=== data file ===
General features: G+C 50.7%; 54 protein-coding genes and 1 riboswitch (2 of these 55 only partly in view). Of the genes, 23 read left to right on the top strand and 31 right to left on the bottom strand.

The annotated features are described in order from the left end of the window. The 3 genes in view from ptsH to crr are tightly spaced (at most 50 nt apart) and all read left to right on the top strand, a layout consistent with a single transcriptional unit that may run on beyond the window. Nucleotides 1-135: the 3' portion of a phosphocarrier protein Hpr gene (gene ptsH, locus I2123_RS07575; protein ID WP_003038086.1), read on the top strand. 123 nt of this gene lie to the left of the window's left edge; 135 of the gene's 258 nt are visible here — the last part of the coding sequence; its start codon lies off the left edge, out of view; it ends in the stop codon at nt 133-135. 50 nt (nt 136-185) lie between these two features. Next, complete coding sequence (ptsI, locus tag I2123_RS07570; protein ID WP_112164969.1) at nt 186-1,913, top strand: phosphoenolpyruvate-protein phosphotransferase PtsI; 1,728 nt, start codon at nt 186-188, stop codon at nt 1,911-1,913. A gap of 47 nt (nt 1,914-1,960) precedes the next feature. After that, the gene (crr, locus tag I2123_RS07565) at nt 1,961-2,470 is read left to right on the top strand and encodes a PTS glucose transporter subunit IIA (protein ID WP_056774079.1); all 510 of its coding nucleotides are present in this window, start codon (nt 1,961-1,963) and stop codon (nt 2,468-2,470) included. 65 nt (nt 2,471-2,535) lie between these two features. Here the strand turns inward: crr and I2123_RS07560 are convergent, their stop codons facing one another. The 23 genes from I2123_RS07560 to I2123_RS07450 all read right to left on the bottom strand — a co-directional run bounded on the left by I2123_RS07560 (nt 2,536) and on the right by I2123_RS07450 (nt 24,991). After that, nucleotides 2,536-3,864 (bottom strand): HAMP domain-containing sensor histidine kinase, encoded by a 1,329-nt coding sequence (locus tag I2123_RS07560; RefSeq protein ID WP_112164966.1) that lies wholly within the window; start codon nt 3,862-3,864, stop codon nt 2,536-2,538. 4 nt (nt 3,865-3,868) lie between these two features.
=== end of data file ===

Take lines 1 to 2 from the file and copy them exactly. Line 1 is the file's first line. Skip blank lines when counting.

General features: G+C 50.7%; 54 protein-coding genes and 1 riboswitch (2 of these 55 only partly in view). Of the genes, 23 read left to right on the top strand and 31 right to left on the bottom strand.

The annotated features are described in order from the left end of the window. The 3 genes in view from ptsH to crr are tightly spaced (at most 50 nt apart) and all read left to right on the top strand, a layout consistent with a single transcriptional unit that may run on beyond the window. Nucleotides 1-135: the 3' portion of a phosphocarrier protein Hpr gene (gene ptsH, locus I2123_RS07575; protein ID WP_003038086.1), read on the top strand. 123 nt of this gene lie to the left of the window's left edge; 135 of the gene's 258 nt are visible here — the last part of the coding sequence; its start codon lies off the left edge, out of view; it ends in the stop codon at nt 133-135. 50 nt (nt 136-185) lie between these two features. Next, complete coding sequence (ptsI, locus tag I2123_RS07570; protein ID WP_112164969.1) at nt 186-1,913, top strand: phosphoenolpyruvate-protein phosphotransferase PtsI; 1,728 nt, start codon at nt 186-188, stop codon at nt 1,911-1,913. A gap of 47 nt (nt 1,914-1,960) precedes the next feature. After that, the gene (crr, locus tag I2123_RS07565) at nt 1,961-2,470 is read left to right on the top strand and encodes a PTS glucose transporter subunit IIA (protein ID WP_056774079.1); all 510 of its coding nucleotides are present in this window, start codon (nt 1,961-1,963) and stop codon (nt 2,468-2,470) included. 65 nt (nt 2,471-2,535) lie between these two features. Here the strand turns inward: crr and I2123_RS07560 are convergent, their stop codons facing one another. The 23 genes from I2123_RS07560 to I2123_RS07450 all read right to left on the bottom strand — a co-directional run bounded on the left by I2123_RS07560 (nt 2,536) and on the right by I2123_RS07450 (nt 24,991). After that, nucleotides 2,536-3,864 (bottom strand): HAMP domain-containing sensor histidine kinase, encoded by a 1,329-nt coding sequence (locus tag I2123_RS07560; RefSeq protein ID WP_112164966.1) that lies wholly within the window; start codon nt 3,862-3,864, stop codon nt 2,536-2,538. 4 nt (nt 3,865-3,868) lie between these two features.